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Mecklenburg County leaders ramping up vaccine outreach efforts

Public health workers will be knocking on doors and offering vaccines on the spot.

CHARLOTTE, N.C. — The COVID-19 vaccine could be coming right to your doorstep. Literally.

The Mecklenburg County Health Department is launching a new "doses to doors" program, where public health workers will team up with community outreach organizations already knocking on doors to educate people on the COVID-19 vaccines. Now, they'll be offering COVID-19 vaccinations on the spot. 

It's part of an urgent push to make getting vaccinated easy.

"When you look at the percent of our community who is vaccinated, it is not as high as it needs to be. We just know that we need to have those innovative ways," Dr. Meg Sullivan, Medical Director for the Mecklenburg County Health Department said.

Action NC and other community outreach groups have been canvassing neighborhoods with lower vaccination rates to give people information on the shots and where to get them.

"Those individual conversations through partnerships such as Action NC have really been vital to really increasing vaccine uptake," Sullivan said.

The Mecklenburg County Health Department is taking it a step further with the "doses to doors" program. Public health staff will go along, ready to give shots on demand if someone wants one.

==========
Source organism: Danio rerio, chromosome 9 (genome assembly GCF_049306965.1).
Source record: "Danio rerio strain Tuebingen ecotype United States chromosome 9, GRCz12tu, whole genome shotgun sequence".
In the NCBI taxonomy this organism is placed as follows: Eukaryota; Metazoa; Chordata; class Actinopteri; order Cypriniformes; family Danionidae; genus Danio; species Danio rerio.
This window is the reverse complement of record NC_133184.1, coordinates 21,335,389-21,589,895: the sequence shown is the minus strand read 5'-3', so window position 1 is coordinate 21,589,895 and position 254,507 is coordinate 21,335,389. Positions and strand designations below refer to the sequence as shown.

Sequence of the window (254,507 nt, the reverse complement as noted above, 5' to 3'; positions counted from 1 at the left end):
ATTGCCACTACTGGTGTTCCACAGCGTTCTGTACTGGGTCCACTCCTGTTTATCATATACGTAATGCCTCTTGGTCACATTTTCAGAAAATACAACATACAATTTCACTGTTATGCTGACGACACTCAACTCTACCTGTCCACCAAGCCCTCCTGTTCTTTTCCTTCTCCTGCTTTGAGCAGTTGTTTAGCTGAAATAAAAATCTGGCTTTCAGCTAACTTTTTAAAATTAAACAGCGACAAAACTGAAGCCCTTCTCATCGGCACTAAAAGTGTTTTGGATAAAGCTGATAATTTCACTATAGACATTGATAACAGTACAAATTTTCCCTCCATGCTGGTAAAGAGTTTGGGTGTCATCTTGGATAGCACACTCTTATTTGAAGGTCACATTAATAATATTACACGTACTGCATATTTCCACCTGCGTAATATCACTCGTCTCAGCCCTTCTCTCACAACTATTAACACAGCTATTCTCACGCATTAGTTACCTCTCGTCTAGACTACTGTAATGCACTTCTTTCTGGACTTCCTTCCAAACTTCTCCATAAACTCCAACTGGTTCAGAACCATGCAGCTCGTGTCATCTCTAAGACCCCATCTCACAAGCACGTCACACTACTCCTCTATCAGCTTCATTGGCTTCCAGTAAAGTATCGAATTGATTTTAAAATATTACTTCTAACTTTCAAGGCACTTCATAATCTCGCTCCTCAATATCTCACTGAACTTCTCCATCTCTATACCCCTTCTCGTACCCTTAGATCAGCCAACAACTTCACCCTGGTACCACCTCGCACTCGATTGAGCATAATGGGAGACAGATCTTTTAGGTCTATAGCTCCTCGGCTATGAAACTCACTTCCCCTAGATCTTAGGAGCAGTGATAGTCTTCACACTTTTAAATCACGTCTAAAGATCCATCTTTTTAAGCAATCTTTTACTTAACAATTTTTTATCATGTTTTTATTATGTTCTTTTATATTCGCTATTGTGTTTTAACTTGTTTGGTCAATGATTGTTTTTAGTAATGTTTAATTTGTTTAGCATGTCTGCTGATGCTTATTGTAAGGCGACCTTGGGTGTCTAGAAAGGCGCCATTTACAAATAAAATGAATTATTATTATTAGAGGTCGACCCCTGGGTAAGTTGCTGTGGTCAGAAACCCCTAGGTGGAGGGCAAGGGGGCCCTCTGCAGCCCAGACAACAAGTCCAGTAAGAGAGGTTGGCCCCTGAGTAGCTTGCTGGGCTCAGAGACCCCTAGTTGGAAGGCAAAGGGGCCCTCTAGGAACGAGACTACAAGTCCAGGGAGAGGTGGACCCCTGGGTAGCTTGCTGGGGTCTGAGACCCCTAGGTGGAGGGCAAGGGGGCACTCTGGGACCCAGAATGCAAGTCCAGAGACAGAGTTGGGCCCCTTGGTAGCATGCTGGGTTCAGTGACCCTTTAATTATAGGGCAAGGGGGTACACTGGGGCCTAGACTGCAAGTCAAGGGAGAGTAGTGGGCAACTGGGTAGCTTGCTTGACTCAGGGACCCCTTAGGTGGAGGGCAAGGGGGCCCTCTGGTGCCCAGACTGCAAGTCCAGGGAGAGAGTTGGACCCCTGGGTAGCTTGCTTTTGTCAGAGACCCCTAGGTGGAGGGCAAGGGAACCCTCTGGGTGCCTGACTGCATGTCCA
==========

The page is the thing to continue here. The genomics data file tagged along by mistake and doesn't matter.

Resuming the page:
"We're launching a 'doses to doors' program, where our staff will actually be going out with the canvassers with vaccine in hand," Mecklenburg County Health Director Gibbie Harris said. "If we find someone through the canvassers that wants to be vaccinated, we can do it on the spot."

It's in line with the federal government's strategy to get more of the country protected.

"We'll go to you. If you want to get vaccinated, we'll go to you," Health and Human Services Secretary Xavier Becerra said on Wednesday when he visited Charlotte.

This program will primarily focus on hesitant communities and those disproportionately impacted by COVID-19 but the top priority is still to listen to people's concerns and share the facts. Then when they're ready, make it even simpler to get vaccinated.

"We still know that we have access issues, people that work long hours or that may have transportation issues or language barriers that prevent them from getting the vaccine," Sullivan said. "And that is the role of public health and our vaccine partners and community partners to go and really remove those barriers."

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The health department says it will also continue giving out $25 cash cards at clinics to encourage vaccinations.

RELATED: VERIFY: Claims that vaccinated people are more likely to die from Delta are misleading

During a visit to Charlotte Wednesday, Gov. Roy Cooper said the state's vaccination rate is lower than they'd like it to be, as health officials from the federal government have similar plans for boosting confidence in the vaccines. 

“We're laser-focused on getting as many people vaccinated as possible because that we know is the one fix for all of this,” Cooper said.

RELATED: Symptoms for the delta variant are different from 'classic' COVID-19 symptoms. Here's what you need to know.

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